For Conscience’ Sake??
This phrase comes from 1 Cor. 10:23-30…
It’s similar to the passages about “stumbling,” but in this case, the other person is not a follower of Christ.
Here’s the Context:
Often, animals that had been offered as sacrifices to pagan idols would then be taken and the meat sold in the market. You could very likely wind up purchasing some meat that been “offered to idols” without actually knowing it.
Paul says that’s no problem… just don’t ask (v25)… for conscience’ sake.
The next point Paul makes is that if you’re having dinner at the home of another person, who is not a believer, then here again, don’t ask… just eat what you’re served. BUT… if the guy tells you that it was offered to an idol, then don’t eat it… for conscience’ sake (v28).
But here’s the key point… Paul is not talking about our own consciences here, he’s talking about the other guy’s conscience (v29a)!!
Paul is telling us here that refraining from eating “meat offered to idols” was not a moral absolute, but a contextual decision… and a voluntary one, at that! Act in deference towards others, he seems to be teaching.
A Principle to Grab Hold Of!
And then comes a most surprising yet very relevant statement by Paul… a clear principle that we can apply to a LOT of different situations
…for why is my freedom judged by another’s conscience? (v29b)
Just in case someone might want to say, “You can’t do that, other people believe that it is wrong,” Paul states it pretty plainly… My freedom before God to to do something is NOT determined by other peoples’ faulty consciences about it.
A Good Place to Close
Whether it’s “The appearance of evil,” “causing to ‘stumble,’” or a matter of “conscience,” acting in deference towards others is a good thing, but allowing other peoples’ moral standards to dictate what we do and do not have freedom before the Lord to do… that is something else.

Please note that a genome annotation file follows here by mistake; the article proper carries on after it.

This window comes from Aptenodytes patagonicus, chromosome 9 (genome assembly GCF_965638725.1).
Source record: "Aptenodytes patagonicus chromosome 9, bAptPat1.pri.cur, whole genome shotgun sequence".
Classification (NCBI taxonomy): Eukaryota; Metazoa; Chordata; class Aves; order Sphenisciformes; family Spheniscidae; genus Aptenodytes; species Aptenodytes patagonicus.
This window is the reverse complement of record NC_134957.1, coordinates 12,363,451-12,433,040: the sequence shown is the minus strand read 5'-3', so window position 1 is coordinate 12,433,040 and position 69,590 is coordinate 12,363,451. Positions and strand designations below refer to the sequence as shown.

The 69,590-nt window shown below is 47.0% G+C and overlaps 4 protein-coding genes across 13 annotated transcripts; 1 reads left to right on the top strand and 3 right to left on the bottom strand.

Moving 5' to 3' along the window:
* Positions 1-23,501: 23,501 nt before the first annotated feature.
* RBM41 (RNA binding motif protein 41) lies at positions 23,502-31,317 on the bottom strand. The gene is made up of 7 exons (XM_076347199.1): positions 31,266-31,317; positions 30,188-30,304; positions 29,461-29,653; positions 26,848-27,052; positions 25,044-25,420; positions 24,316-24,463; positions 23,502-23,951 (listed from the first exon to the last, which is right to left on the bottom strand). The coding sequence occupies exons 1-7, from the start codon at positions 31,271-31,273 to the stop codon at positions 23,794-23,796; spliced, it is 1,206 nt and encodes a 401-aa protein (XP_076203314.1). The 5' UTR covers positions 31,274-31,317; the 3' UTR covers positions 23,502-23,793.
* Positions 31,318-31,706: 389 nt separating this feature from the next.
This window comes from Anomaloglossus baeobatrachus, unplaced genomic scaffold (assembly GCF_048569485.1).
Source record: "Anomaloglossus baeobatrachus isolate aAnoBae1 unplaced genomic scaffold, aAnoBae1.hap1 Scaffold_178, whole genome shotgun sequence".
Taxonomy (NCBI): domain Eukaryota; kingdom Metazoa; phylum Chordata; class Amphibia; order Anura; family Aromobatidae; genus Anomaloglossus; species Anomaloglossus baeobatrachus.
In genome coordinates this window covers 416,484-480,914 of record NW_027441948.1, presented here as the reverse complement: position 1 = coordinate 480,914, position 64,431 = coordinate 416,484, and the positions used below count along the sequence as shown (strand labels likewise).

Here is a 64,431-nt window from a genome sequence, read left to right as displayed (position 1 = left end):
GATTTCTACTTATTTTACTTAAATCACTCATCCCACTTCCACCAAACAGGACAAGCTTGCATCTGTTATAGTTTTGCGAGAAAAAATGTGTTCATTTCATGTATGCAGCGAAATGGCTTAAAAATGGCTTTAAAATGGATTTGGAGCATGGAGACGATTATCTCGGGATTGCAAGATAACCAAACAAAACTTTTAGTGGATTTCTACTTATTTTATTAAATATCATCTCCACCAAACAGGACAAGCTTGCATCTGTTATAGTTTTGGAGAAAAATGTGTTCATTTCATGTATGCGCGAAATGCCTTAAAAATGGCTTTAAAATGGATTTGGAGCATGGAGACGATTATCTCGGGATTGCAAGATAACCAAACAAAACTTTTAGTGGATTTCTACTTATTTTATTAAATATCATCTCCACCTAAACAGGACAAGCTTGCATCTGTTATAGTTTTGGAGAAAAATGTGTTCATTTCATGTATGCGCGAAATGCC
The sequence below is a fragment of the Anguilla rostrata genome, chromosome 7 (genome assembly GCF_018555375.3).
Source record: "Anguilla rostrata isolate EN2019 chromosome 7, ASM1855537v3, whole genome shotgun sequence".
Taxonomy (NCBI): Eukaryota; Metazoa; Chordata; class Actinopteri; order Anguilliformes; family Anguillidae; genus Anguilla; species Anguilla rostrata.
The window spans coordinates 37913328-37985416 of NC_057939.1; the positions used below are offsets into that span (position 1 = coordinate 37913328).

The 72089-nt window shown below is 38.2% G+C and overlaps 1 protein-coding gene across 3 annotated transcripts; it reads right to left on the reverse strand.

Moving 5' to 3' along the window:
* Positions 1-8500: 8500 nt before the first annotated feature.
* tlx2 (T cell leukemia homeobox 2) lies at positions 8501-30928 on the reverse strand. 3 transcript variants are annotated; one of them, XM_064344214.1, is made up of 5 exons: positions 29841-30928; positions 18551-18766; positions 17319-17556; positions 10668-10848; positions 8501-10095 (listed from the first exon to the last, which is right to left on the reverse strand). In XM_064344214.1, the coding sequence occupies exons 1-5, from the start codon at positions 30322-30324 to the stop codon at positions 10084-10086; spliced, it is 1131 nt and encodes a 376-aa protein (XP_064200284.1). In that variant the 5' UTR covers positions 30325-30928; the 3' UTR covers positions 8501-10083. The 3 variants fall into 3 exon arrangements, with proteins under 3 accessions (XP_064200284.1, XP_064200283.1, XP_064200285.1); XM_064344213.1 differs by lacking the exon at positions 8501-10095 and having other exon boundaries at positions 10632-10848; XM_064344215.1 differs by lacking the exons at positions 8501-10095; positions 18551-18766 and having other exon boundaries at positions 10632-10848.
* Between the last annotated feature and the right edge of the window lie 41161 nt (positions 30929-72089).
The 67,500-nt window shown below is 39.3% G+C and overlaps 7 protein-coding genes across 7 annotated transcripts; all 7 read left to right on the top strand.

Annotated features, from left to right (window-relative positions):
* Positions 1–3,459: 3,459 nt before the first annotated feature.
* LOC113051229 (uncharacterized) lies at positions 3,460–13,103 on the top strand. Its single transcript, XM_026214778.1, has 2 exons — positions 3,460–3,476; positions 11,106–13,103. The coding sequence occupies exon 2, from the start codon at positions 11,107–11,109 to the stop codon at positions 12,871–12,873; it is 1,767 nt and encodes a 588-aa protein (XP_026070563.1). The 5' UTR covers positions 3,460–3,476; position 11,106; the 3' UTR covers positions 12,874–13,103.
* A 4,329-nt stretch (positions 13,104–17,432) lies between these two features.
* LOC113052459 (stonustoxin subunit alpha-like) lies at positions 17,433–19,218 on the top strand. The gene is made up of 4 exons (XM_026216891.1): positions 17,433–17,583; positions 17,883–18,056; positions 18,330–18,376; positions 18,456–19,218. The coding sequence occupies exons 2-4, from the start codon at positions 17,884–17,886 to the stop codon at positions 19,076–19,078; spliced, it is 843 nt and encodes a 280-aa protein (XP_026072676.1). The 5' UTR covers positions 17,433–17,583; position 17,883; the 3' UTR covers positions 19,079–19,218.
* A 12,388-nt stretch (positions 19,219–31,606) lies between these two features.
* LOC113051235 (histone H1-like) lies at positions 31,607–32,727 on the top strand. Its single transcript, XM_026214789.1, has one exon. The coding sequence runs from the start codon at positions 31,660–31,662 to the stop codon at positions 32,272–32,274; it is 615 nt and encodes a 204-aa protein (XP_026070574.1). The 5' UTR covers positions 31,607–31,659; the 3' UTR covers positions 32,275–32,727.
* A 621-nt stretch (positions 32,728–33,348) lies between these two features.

If anyone attempts to twist Paul’s words in order to make them say, You can’t do that!… we need to respond with Paul’s very clear and un-twisted rhetorical question:
Why is my freedom judged by another’s conscience?
Rest assured… it isn’t.
Back to My Opening Question
In the Introduction to this series, I asked this question:
At what point must a Biblical Christian modify his own behavior because someone else thinks that what he is doing is wrong?
I mentioned that there were three different options in response:
- Refrain completely, at all times.
- Refrain while that person’s presence.
- No obligation to refrain at all.
The answer, according to Paul, is actually #3. At the same time, he encourages us to be alert to contexts where deference towards others would be better than simply expressing our freedom, but that only applies to those who are not believers or who are weak in their faith… never the ones who do nothing more than condemn us.
— Matthew Neal
In this Series:
You Can’t Do That! - Introduction
You Can’t Do That! - The “Appearance of Evil”
You Can’t Do That! – the “Weaker Brother” (Part 1)
You Can’t Do That! – the “Weaker Brother” (Part 2)
You Can’t Do That! – “For Conscience’ Sake”